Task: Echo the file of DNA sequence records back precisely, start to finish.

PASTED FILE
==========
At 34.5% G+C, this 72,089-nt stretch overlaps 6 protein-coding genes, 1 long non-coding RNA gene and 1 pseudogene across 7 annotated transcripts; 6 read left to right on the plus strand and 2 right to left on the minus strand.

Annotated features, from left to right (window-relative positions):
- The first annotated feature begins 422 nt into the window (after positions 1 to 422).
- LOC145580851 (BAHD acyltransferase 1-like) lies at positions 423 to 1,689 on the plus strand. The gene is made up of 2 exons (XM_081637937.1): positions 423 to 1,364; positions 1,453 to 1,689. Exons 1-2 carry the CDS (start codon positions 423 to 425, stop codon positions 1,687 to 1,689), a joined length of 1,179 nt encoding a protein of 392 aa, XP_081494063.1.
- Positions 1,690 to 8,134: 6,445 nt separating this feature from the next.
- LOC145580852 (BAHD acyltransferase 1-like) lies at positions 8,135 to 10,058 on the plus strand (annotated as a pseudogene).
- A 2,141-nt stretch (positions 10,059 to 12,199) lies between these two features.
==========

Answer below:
At 34.5% G+C, this 72,089-nt stretch overlaps 6 protein-coding genes, 1 long non-coding RNA gene and 1 pseudogene across 7 annotated transcripts; 6 read left to right on the plus strand and 2 right to left on the minus strand.

Annotated features, from left to right (window-relative positions):
- The first annotated feature begins 422 nt into the window (after positions 1 to 422).
- LOC145580851 (BAHD acyltransferase 1-like) lies at positions 423 to 1,689 on the plus strand. The gene is made up of 2 exons (XM_081637937.1): positions 423 to 1,364; positions 1,453 to 1,689. Exons 1-2 carry the CDS (start codon positions 423 to 425, stop codon positions 1,687 to 1,689), a joined length of 1,179 nt encoding a protein of 392 aa, XP_081494063.1.
- Positions 1,690 to 8,134: 6,445 nt separating this feature from the next.
- LOC145580852 (BAHD acyltransferase 1-like) lies at positions 8,135 to 10,058 on the plus strand (annotated as a pseudogene).
- A 2,141-nt stretch (positions 10,059 to 12,199) lies between these two features.